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A crash course on crosswalks

Want to cut down on pedestrian-driver crashes? Enforce the crosswalk rules

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Trevor J. Adams, Photo: Tammy Fancy

Haligonians have lots of strong opinions about pedestrians and who’s to blame when drivers hit them. In our last issue, I wrote about how lowering speed limits is the best way to keep people safe.

I got a lot of emails and social-media comments in response, and most fell into two categories. 1) “Stupid entitled pedestrians don’t use crosswalks and that’s why drivers have to run them over.” 2) “Stupid entitled pedestrians— probably using iPhones—just step into crosswalks like they have some right to be there, and that’s why drivers have to run them over.” (Not all responses were so mean-spirited. See readers’ letters on page 8 for some of the more thoughtful responses.)

Most Haligonians don’t have a clue what the law requires drivers to do at crosswalks. You probably think that if a pedestrian is at a marked crosswalk, and it’s not too inconvenient for you, you ought to stop. And you only need to stop if it’s a marked crosswalk, right? You’ve certainly blown by pedestrians standing on the corner half a block from a marked crosswalk, muttering “Use the crosswalk, jerk.”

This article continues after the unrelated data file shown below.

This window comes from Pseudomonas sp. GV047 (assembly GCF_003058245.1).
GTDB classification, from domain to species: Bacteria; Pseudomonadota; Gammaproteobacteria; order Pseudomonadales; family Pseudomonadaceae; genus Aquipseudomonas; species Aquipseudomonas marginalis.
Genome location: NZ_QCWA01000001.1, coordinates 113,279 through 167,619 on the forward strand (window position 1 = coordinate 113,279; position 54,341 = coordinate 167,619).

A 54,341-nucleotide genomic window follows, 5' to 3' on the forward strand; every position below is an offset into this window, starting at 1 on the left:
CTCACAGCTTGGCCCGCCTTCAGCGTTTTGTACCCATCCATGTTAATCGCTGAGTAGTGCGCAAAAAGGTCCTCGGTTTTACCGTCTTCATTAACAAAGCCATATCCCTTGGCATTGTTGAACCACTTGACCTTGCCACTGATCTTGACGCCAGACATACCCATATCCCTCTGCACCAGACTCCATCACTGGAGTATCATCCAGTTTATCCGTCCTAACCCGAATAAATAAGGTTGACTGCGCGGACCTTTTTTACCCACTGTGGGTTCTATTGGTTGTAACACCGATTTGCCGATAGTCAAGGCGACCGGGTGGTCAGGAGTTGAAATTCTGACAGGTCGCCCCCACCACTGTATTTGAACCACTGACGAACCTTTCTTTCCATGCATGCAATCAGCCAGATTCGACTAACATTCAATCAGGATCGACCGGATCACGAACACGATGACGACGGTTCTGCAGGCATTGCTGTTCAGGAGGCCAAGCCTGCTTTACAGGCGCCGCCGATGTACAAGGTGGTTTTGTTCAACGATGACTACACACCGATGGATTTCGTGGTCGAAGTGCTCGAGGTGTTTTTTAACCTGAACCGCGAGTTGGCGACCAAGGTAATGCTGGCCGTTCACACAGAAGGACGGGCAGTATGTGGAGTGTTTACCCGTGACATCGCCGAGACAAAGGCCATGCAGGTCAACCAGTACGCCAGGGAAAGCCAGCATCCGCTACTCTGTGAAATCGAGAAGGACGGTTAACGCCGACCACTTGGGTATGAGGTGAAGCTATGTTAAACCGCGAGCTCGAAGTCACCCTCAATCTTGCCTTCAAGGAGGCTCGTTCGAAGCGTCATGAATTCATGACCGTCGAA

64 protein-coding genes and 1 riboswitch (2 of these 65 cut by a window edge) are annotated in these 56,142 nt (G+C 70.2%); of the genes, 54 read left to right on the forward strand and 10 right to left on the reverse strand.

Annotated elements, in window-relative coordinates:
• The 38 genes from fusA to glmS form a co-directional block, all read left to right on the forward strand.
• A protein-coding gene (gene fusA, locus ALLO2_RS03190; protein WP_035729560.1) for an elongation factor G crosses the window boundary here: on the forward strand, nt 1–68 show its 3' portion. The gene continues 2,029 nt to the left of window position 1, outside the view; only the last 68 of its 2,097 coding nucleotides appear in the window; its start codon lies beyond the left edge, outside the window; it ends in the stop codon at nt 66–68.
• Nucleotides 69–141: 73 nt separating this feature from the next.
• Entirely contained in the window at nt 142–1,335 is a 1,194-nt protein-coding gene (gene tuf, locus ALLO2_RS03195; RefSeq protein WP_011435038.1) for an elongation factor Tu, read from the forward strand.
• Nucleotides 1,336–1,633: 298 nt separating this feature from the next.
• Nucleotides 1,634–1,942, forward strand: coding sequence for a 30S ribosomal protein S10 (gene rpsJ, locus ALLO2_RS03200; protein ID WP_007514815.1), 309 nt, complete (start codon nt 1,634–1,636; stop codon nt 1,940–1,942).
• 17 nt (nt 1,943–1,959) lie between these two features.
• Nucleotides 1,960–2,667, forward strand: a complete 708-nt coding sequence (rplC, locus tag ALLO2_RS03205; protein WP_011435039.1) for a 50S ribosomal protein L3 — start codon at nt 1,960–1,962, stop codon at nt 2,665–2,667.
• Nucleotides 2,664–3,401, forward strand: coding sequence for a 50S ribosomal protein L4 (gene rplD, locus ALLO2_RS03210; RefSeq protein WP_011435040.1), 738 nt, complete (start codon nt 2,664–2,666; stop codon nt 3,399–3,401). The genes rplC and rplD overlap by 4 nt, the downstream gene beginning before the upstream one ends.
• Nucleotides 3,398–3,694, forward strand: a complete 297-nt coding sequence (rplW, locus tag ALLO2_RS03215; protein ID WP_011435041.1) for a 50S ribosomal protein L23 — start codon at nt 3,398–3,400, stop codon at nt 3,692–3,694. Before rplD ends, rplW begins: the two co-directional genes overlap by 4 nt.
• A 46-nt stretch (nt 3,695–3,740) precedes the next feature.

It’s time to return to the Nova Scotia Drivers Handbook. “Every intersection has a crosswalk,” it says. “Many are unmarked. Drivers must yield to pedestrians at all intersections, whether crosswalks are marked or unmarked.” Note: “must yield.” In most intersections, the law requires drivers to stop for pedestrians. “At intersections without traffic signals, pedestrians have the right of way if they are in marked crosswalks or in unmarked crosswalks formed by imaginary lines extending across the streets,” says the handbook.

When intersections have walk/don’t-walk lights, pedestrians must obey them. But most intersections don’t have them, so in most intersections pedestrians always have the right of way. The rules define an intersection as any place two or more roads intersect. Hands up if you knew all that.

So in many cases, the pedestrians you think aren’t using crosswalks actually are using unmarked ones. And pedestrians step out like they’re entitled because they are entitled. By law.

You can be forgiven for not knowing it’s the law, though. It’s probably one of the least enforced rules on the books. In 2016, Halifax Regional Police issued drivers a total of 142 tickets for failing to yield to a pedestrian in a crosswalk. Recently, I spent 20 minutes observing a typical Halifax unmarked crosswalk (at the intersection of Gottingen and Macara streets). I counted 12 instances of drivers refusing to yield to pedestrians in the unmarked crosswalk, and four instances of drivers obeying the law and stopping.